Population, Fossil Fuels, Consequences

Now that oil, coal, and natural gas are at peak production or will be soon, how can any rational person argue there’s no need for birth control and less immigration with 5 of the 7 billion humans alive due to fossil fuels?

Not only that, we’re driving other species extinct now that we’re using up three-quarters of the Earth’s land:

  • 1%     Urban and infrastructure
  • 11.7%  Cropland
  • 26.8%  Forestry
  • 36%     Livestock grazing. 20% of all animal biomass on the planet (UNFAO 2006).

The 24.5% that we aren’t using is:

  • 12.5%  Rocky, desert, or covered with snow
  • 7.4%    Unproductive arctic and alpine tundra, grasslands
  • 4.6%    pristine forests, including boreal and tropical rainforests
Source: (Erb, 2009 – doesn’t include Greenland or Antarctica)

A Litany of Evils caused by overpopulation and immigration

  • Aquifer depletion, especially northwestern India, northern and western China, northern Mexico, Iraq, Yemen, Pakistan, and Syria
  • Climate change
  • Climate refugees: New Orleans among the first climate refugees – soon those in London, New York, Washington, Miami, Shanghai, Kolkata, Cairo and Tokyo will join them.
  • Storms from higher surface water temperatures in Central America, the Caribbean, the Atlantic and Gulf coasts of the USA, East and Southeast Asia, japan, China, Taiwan, the Philippines, Viet Nam, and Bangladesh.
  • Desertification. Expanding deserts include the Sahara into Morocco, Tunisia, and Algeria. The Sahelian is moving southward into Nigeria. Deserts are forcing migrations in Iran, Brazil, and Mexico. The expansion of deserts in China has accelerated since 1950. 24,000 villages have been abandoned partially or entirely. The Gobi desert grew as much as half of Pennsylvania in just 5 years and is within 150 miles of Beijing. The 1930s dust bowl forced 2 million people to leave Oklahoma, Texas and Kansas. As the Ogalalla aquifer continues to deplete, the conditions for even larger dust bowls grows more likely.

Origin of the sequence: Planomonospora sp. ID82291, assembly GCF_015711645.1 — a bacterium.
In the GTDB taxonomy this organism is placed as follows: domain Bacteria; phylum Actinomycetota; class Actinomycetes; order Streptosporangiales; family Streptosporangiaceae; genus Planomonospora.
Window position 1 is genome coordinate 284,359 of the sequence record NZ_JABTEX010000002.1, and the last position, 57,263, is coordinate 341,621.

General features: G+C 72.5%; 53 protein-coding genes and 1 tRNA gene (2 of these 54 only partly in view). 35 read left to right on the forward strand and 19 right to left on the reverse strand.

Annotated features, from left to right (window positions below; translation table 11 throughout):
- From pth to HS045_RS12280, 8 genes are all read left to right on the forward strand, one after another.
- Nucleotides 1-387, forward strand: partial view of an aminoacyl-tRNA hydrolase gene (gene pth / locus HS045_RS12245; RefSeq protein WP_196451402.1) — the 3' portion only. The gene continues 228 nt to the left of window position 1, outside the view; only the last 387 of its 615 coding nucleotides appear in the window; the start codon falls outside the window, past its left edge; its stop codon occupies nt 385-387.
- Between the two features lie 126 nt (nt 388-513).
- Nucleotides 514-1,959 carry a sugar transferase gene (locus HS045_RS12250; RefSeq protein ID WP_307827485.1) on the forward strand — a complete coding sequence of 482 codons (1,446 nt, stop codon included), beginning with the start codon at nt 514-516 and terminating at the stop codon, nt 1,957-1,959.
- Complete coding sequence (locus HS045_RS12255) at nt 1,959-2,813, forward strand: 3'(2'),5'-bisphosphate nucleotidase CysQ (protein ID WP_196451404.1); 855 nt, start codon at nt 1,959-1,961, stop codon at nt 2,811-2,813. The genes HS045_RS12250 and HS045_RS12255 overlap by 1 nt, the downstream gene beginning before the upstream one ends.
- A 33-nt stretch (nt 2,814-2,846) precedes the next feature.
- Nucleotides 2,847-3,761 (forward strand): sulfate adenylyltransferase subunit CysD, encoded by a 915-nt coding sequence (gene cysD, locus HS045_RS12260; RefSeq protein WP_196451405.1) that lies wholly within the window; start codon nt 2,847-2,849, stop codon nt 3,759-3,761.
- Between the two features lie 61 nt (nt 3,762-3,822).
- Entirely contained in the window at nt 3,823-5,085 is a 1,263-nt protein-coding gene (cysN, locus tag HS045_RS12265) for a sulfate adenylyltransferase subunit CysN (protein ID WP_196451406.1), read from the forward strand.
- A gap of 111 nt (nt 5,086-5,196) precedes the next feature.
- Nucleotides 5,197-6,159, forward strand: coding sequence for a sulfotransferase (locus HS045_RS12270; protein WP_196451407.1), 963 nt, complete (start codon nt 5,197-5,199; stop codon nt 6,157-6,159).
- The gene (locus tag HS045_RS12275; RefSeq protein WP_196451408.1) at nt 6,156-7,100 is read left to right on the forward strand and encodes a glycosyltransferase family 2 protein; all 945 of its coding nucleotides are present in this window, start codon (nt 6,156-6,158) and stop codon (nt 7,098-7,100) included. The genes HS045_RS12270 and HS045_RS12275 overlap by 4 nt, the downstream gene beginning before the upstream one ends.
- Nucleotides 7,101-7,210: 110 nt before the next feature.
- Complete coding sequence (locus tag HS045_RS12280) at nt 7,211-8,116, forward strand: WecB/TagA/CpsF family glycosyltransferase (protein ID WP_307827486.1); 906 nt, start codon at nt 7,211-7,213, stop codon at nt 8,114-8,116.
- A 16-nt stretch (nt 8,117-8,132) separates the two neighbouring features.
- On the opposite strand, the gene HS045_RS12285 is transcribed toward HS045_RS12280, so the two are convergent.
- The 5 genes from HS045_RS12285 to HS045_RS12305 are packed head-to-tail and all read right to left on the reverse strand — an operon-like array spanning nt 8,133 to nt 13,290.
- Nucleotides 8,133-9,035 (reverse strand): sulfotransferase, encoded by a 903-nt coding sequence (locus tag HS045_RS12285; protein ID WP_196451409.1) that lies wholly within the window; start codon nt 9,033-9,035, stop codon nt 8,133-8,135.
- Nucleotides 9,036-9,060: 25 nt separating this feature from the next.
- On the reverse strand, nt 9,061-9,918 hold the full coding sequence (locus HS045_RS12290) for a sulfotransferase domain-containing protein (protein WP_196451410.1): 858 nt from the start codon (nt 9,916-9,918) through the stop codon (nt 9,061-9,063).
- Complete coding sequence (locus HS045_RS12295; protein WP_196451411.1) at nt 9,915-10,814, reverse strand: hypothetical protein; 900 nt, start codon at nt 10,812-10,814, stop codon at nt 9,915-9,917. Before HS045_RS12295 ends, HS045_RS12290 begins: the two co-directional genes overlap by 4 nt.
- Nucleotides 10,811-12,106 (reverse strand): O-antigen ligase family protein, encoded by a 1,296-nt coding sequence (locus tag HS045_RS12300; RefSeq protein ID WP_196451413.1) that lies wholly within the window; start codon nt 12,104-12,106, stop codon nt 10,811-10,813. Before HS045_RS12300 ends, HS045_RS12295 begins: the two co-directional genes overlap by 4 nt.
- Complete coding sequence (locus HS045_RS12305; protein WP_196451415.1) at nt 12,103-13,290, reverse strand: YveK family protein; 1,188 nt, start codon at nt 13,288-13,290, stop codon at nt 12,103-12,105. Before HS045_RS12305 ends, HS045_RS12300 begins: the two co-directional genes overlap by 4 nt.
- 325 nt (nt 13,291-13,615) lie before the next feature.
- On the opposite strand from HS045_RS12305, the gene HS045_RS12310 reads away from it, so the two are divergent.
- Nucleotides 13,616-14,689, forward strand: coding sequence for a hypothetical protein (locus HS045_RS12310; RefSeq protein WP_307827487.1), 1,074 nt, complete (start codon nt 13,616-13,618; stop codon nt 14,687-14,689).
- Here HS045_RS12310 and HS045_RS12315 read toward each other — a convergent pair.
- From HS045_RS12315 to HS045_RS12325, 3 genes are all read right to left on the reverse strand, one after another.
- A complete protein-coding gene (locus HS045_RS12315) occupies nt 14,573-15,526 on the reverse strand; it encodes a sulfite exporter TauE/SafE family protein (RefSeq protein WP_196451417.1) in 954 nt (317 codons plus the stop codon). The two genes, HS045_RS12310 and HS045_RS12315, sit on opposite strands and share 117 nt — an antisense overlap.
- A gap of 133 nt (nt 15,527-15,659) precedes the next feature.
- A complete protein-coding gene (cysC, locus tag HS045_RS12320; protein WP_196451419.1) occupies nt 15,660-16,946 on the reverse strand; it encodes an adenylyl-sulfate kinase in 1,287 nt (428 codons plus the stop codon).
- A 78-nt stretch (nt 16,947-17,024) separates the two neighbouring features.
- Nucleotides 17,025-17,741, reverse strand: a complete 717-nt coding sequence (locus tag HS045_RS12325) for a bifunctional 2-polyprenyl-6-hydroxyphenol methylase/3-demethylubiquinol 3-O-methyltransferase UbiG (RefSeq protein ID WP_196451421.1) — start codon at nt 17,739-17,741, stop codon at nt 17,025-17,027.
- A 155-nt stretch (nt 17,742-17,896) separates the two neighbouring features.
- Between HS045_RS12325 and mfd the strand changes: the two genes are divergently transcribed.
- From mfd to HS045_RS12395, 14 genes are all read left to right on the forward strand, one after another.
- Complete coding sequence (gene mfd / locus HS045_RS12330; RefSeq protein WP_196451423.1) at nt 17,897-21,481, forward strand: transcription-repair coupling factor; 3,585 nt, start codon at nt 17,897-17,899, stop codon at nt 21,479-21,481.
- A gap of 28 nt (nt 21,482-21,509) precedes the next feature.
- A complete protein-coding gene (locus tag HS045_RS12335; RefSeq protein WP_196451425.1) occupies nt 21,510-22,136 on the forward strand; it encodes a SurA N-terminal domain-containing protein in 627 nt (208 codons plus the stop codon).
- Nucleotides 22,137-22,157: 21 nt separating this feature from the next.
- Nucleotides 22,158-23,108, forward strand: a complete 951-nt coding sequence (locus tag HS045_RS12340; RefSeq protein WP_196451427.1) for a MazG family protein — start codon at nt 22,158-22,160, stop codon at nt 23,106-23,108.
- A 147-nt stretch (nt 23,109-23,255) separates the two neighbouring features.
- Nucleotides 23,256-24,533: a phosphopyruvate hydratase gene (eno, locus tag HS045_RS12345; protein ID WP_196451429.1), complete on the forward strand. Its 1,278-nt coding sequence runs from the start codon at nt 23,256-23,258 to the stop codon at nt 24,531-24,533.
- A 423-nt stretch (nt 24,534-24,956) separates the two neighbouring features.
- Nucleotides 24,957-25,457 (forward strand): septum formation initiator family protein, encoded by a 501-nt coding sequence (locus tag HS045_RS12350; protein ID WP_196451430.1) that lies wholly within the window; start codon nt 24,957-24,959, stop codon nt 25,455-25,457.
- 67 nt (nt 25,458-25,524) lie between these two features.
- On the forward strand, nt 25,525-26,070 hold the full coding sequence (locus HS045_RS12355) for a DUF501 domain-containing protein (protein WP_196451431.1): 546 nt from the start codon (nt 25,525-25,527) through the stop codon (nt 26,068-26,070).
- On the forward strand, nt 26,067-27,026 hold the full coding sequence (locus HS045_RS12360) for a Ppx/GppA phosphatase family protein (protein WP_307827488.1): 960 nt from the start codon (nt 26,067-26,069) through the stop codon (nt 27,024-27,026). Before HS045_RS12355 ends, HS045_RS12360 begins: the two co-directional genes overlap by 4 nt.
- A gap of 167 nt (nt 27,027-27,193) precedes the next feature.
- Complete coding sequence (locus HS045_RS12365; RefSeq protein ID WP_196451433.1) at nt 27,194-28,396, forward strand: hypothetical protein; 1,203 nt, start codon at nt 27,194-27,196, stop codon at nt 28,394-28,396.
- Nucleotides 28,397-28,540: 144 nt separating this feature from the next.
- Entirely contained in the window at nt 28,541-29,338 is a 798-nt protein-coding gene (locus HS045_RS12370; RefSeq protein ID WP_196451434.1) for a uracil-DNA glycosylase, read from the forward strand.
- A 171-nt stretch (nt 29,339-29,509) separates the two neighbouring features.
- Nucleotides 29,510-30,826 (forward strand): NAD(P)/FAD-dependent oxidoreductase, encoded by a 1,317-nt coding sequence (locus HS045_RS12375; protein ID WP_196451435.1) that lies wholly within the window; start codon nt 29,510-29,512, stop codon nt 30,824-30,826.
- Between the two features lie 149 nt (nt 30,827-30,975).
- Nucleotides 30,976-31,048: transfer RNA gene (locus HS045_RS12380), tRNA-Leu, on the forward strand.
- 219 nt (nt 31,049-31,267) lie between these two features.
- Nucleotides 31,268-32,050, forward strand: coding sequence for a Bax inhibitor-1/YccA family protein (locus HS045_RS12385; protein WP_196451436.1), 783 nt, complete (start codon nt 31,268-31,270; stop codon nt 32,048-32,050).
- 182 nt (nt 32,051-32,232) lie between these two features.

• Extinction
  • Invasive species
  • Pollution refugees: Love canal, Times Beach Missouri, Chernobyl area, cancer villages in China, Fukushima
  • Rising oceans
  • Water shortages
  • Toxic pollutants in local environments
  • Wildlands lost, wildlife habitat fragmented, converted to farmland, reservoirs, power lines, roads, mines, logging, overgrazing, bottom trawling, urban sprawl

What’s at stake: 5 billion people dying, starvation, disease, Genocide and madness on the scale of the Nazis, Rwandan Hutu-Tutsi, North Korea, Mao, Stalin, nuclear war, chaos, and endless wars.

Feeding the next 3 billion means cutting down the remaining forests, and unprecedented biodiversity destruction as we take over what few bits of wild remain and replace them with soil-eroding, aquifer guzzling, toxic pesticide polluting crops. Most scientists don’t think we can sustain the 7 billion we have now, ten billion is a sick fantasy.

One reason not even 7 billion can survive much longer is that we’re mining topsoil to grow enormous amounts of food now.  This has always been a factor in the fall of civilizations in the past, it just took them longer to destroy their soil in the past (on average 1500 years) because they didn’t have mega-horsepower tractors to compact and till the soil so it could wash and blow away within 100-200 years.  Soil erosion is happening 17 times faster than new soil is being formed on 90% of farmland (IUGS 2013).  Future generations simply won’t be able to grow as much food.

Population growth relentlessly destroys past environmental victories.